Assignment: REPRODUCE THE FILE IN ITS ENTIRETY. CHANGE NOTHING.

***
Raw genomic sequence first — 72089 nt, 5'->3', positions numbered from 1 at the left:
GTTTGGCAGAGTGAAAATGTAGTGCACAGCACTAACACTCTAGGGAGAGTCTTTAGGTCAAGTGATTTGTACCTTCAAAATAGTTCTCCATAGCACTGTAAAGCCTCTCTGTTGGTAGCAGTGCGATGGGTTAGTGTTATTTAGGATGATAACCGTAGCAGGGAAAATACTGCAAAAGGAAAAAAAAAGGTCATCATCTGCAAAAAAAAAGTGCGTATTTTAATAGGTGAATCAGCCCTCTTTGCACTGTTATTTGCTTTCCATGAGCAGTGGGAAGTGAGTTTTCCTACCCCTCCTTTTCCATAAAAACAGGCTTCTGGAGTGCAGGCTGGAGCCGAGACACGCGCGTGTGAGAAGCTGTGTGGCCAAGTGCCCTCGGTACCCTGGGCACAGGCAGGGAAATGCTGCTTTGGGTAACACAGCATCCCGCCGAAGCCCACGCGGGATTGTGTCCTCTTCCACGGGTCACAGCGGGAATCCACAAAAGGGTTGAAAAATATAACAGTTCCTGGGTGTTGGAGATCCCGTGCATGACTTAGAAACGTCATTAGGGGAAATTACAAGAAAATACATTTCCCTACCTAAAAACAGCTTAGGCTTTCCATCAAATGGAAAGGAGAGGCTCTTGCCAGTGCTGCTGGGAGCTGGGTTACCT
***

Raw genomic sequence first — 72089 nt, 5'->3', positions numbered from 1 at the left:
GTTTGGCAGAGTGAAAATGTAGTGCACAGCACTAACACTCTAGGGAGAGTCTTTAGGTCAAGTGATTTGTACCTTCAAAATAGTTCTCCATAGCACTGTAAAGCCTCTCTGTTGGTAGCAGTGCGATGGGTTAGTGTTATTTAGGATGATAACCGTAGCAGGGAAAATACTGCAAAAGGAAAAAAAAAGGTCATCATCTGCAAAAAAAAAGTGCGTATTTTAATAGGTGAATCAGCCCTCTTTGCACTGTTATTTGCTTTCCATGAGCAGTGGGAAGTGAGTTTTCCTACCCCTCCTTTTCCATAAAAACAGGCTTCTGGAGTGCAGGCTGGAGCCGAGACACGCGCGTGTGAGAAGCTGTGTGGCCAAGTGCCCTCGGTACCCTGGGCACAGGCAGGGAAATGCTGCTTTGGGTAACACAGCATCCCGCCGAAGCCCACGCGGGATTGTGTCCTCTTCCACGGGTCACAGCGGGAATCCACAAAAGGGTTGAAAAATATAACAGTTCCTGGGTGTTGGAGATCCCGTGCATGACTTAGAAACGTCATTAGGGGAAATTACAAGAAAATACATTTCCCTACCTAAAAACAGCTTAGGCTTTCCATCAAATGGAAAGGAGAGGCTCTTGCCAGTGCTGCTGGGAGCTGGGTTACCT